Dance instructor Bonnie Shanks instructs her new class at the Grand Canyon Recreation Center March 9.
Instructor Bonnie Shanks and one of her students put on the moves.
GRAND CANYON, Ariz. - Snow drifted from the dark night, heavy at times, and the roads were icy and desolate. This was the scene within the Grand Canyon National Park March 9. A cold night, the sort where most stay home with a good movie and hot cocoa. But there was dancing, too, something a little cold and snow can't stop.
A number of dancers came out for the first night of ballroom dancing lessons, held at the Grand Canyon Recreation Center March 9. If instructor Bonnie Shanks had fears that the weather would keep people away, those fears were soon put to rest as couple after couple came in the door.
Shanks, who works for the National Park Service at the South Park Entrance, plans to teach 11 ballroom dances, mostly Spanish and English dances.
"I may throw in some extra bolero, maybe I can get an extra line dance instructor to come in, (and) I will maybe throw in some Koombaya," Shanks said. "It's open to the public. Nobody has to sign up or anything. After about an hour we kind of work up a sweat. I may ask for donations for the rec center, but they don't have to do even that."
Classes at the center will include merenque, foxtrot, rhumba, tango and more. The group meets every other Tuesday night. Classes end Nov. 1 of next year. For more information on the classes, contact the rec center at (928) 638-3389. Shanks said classes will be repeated four times for those who may not be able to attend every session.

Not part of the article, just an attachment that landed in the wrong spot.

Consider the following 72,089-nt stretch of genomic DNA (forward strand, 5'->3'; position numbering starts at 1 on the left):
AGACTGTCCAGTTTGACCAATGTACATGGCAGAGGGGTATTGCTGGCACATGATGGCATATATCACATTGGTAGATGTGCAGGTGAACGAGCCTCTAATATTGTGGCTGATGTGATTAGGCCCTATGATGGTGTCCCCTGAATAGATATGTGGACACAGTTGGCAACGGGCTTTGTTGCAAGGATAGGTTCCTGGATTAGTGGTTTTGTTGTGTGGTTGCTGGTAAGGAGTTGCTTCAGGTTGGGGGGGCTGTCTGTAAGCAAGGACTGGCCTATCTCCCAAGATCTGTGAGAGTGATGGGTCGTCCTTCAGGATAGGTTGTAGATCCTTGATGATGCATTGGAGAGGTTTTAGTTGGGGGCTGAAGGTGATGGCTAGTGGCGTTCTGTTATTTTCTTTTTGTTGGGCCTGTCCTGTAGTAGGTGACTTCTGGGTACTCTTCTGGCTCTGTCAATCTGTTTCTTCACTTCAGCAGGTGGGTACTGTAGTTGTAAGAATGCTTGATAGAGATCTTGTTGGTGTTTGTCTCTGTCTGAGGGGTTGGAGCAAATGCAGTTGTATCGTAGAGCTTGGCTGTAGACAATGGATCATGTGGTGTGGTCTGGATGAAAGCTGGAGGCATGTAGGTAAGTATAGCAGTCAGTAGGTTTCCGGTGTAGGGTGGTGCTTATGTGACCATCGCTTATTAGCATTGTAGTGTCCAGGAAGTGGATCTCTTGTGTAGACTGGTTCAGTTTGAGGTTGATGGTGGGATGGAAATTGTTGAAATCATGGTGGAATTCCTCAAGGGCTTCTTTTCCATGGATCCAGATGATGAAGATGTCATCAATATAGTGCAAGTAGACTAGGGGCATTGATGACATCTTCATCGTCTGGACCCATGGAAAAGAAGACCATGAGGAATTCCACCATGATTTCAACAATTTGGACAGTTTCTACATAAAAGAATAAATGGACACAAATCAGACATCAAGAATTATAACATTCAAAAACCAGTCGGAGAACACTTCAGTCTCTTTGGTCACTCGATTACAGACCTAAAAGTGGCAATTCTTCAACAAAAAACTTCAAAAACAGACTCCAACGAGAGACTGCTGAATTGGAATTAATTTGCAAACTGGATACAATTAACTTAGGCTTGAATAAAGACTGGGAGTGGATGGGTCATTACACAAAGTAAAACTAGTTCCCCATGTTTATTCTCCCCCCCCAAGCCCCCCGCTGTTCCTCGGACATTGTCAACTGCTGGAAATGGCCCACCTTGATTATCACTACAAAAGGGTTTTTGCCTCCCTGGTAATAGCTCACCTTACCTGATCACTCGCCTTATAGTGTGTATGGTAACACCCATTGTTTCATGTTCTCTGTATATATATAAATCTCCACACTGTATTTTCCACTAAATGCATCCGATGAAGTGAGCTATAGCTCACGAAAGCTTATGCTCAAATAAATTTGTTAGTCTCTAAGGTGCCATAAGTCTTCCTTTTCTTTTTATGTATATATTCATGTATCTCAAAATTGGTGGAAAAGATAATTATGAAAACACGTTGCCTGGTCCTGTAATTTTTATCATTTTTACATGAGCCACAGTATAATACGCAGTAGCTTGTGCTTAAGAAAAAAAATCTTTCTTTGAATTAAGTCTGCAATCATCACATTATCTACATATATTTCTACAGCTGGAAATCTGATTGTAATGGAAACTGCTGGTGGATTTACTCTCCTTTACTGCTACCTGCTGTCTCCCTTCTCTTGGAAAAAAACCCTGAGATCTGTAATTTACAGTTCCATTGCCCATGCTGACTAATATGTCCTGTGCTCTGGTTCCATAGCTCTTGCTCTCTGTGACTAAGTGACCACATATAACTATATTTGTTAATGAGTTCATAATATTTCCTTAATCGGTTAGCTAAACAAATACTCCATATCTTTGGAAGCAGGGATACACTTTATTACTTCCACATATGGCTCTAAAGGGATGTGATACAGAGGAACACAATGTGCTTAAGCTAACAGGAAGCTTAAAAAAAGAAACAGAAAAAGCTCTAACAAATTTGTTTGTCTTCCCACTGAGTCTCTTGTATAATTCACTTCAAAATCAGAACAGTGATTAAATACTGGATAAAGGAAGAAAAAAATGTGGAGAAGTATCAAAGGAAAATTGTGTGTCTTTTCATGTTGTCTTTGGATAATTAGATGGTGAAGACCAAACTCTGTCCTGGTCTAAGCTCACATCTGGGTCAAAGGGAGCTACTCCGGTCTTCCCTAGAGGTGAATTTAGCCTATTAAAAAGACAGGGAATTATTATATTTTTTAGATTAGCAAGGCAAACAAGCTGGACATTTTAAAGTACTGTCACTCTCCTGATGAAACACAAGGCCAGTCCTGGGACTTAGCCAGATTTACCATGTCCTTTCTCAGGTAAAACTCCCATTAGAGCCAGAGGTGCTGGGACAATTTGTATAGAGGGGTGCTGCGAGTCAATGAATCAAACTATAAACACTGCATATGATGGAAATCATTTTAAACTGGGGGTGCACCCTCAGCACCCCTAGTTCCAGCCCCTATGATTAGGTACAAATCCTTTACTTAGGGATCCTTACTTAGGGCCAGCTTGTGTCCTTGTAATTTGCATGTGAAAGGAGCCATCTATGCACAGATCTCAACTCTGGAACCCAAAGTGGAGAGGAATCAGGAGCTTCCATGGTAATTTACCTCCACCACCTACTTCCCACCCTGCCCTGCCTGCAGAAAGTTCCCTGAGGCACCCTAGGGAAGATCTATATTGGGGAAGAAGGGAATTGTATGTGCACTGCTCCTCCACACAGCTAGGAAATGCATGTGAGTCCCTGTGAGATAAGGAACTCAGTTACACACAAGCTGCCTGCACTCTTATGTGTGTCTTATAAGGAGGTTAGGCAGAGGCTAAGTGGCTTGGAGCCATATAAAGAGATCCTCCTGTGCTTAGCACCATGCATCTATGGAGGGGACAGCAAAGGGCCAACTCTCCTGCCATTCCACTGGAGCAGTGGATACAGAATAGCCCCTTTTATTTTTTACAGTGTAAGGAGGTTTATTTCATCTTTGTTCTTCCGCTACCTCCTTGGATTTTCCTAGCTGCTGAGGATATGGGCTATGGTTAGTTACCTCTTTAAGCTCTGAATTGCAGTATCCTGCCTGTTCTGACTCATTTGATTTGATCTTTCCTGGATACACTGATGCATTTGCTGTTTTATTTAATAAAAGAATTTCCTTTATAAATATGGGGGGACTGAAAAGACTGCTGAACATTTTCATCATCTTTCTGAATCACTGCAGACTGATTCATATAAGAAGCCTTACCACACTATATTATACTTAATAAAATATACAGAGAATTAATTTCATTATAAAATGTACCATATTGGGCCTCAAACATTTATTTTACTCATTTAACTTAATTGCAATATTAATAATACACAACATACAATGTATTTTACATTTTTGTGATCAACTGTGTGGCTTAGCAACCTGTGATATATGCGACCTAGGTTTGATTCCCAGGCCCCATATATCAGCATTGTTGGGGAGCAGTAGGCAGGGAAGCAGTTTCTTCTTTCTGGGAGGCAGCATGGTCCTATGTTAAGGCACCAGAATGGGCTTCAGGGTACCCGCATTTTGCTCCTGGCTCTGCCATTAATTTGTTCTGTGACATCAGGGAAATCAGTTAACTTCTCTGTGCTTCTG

"It's fun. I have been dancing all my life. In my early twenties, when I lived up in Portland, Oregon, I was trained by Fred Astaire's dance studio, and then I went down to southern California, where I have a home now and I was dancing for Aurthur Murray. I went through their training. They have a little bit of a different way of doing things," Shanks said.
In her classes, Shanks will often take on both the male role and the female role to instruct her students.
"Usually I break it down. I do the man's step, I do the woman's step and then I pair them up together," Shanks said. "If they seem to be having a hard time, then I separate them and take on the woman's part - or the man's part. I'll teach both. That's what these two studios have trained me to do, the man and woman's part."
Shanks added that ballroom dancing is not terribly difficult to learn.
"I had one law enforcement officer in here, when I did this three years ago, that was doing west coast. That's one of the hardest things there is to do. West coast and Viennese waltz are probably the hardest of all of them, but they're all great. This is all basic, like bronze level, that I am teaching."
She added that recent interest has been high for her dancing classes.
"I know that ballroom is kind of a craze right now," Shanks said. "Another reason why I teach is that I am at the age where I do things for charity."
Besides her work as a dance instructor, Shanks also works with the Daughters of the American Revolution group and the Civil Air Patrol, where she teaches cadets to fly. Among her many talents, Shanks is also a pilot. Dancing, however, remains her core activity.
"I'm always dancing in between cars at the entrance when nobody is there, dancing my feet off and working out," Shanks said.